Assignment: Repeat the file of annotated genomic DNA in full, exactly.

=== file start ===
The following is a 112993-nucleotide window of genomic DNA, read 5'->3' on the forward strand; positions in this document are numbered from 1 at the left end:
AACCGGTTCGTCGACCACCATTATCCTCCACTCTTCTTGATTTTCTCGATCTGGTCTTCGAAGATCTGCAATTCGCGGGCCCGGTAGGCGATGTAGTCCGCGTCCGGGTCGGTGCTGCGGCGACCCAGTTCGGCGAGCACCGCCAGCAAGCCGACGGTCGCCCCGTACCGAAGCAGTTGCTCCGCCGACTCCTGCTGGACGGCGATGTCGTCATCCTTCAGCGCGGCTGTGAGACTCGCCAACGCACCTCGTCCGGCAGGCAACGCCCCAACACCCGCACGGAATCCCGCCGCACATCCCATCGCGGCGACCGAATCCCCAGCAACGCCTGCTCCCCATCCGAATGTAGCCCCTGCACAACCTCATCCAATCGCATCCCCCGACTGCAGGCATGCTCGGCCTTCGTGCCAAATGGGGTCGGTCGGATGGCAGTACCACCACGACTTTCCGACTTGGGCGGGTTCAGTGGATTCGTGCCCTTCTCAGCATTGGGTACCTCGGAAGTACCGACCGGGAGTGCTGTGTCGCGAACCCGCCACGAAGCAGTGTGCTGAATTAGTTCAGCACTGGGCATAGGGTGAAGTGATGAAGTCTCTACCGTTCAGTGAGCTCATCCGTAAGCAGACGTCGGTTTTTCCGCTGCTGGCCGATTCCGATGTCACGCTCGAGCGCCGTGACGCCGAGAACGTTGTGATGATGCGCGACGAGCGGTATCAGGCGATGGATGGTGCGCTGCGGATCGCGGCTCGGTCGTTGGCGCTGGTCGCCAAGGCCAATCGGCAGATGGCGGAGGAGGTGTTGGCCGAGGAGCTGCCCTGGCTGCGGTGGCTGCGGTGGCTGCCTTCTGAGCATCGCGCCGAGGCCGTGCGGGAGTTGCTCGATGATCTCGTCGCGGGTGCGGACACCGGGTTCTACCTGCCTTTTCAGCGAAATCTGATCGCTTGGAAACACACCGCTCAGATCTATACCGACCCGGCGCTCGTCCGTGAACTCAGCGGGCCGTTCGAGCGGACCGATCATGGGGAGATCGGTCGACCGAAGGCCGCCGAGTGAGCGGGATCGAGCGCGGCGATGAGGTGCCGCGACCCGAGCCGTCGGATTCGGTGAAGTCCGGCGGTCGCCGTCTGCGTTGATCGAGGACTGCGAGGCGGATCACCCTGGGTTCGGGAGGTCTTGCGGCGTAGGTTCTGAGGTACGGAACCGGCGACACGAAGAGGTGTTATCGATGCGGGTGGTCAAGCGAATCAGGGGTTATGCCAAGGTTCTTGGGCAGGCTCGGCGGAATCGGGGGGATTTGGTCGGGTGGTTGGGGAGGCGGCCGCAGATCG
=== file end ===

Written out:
The following is a 112993-nucleotide window of genomic DNA, read 5'->3' on the forward strand; positions in this document are numbered from 1 at the left end:
AACCGGTTCGTCGACCACCATTATCCTCCACTCTTCTTGATTTTCTCGATCTGGTCTTCGAAGATCTGCAATTCGCGGGCCCGGTAGGCGATGTAGTCCGCGTCCGGGTCGGTGCTGCGGCGACCCAGTTCGGCGAGCACCGCCAGCAAGCCGACGGTCGCCCCGTACCGAAGCAGTTGCTCCGCCGACTCCTGCTGGACGGCGATGTCGTCATCCTTCAGCGCGGCTGTGAGACTCGCCAACGCACCTCGTCCGGCAGGCAACGCCCCAACACCCGCACGGAATCCCGCCGCACATCCCATCGCGGCGACCGAATCCCCAGCAACGCCTGCTCCCCATCCGAATGTAGCCCCTGCACAACCTCATCCAATCGCATCCCCCGACTGCAGGCATGCTCGGCCTTCGTGCCAAATGGGGTCGGTCGGATGGCAGTACCACCACGACTTTCCGACTTGGGCGGGTTCAGTGGATTCGTGCCCTTCTCAGCATTGGGTACCTCGGAAGTACCGACCGGGAGTGCTGTGTCGCGAACCCGCCACGAAGCAGTGTGCTGAATTAGTTCAGCACTGGGCATAGGGTGAAGTGATGAAGTCTCTACCGTTCAGTGAGCTCATCCGTAAGCAGACGTCGGTTTTTCCGCTGCTGGCCGATTCCGATGTCACGCTCGAGCGCCGTGACGCCGAGAACGTTGTGATGATGCGCGACGAGCGGTATCAGGCGATGGATGGTGCGCTGCGGATCGCGGCTCGGTCGTTGGCGCTGGTCGCCAAGGCCAATCGGCAGATGGCGGAGGAGGTGTTGGCCGAGGAGCTGCCCTGGCTGCGGTGGCTGCGGTGGCTGCCTTCTGAGCATCGCGCCGAGGCCGTGCGGGAGTTGCTCGATGATCTCGTCGCGGGTGCGGACACCGGGTTCTACCTGCCTTTTCAGCGAAATCTGATCGCTTGGAAACACACCGCTCAGATCTATACCGACCCGGCGCTCGTCCGTGAACTCAGCGGGCCGTTCGAGCGGACCGATCATGGGGAGATCGGTCGACCGAAGGCCGCCGAGTGAGCGGGATCGAGCGCGGCGATGAGGTGCCGCGACCCGAGCCGTCGGATTCGGTGAAGTCCGGCGGTCGCCGTCTGCGTTGATCGAGGACTGCGAGGCGGATCACCCTGGGTTCGGGAGGTCTTGCGGCGTAGGTTCTGAGGTACGGAACCGGCGACACGAAGAGGTGTTATCGATGCGGGTGGTCAAGCGAATCAGGGGTTATGCCAAGGTTCTTGGGCAGGCTCGGCGGAATCGGGGGGATTTGGTCGGGTGGTTGGGGAGGCGGCCGCAGATCG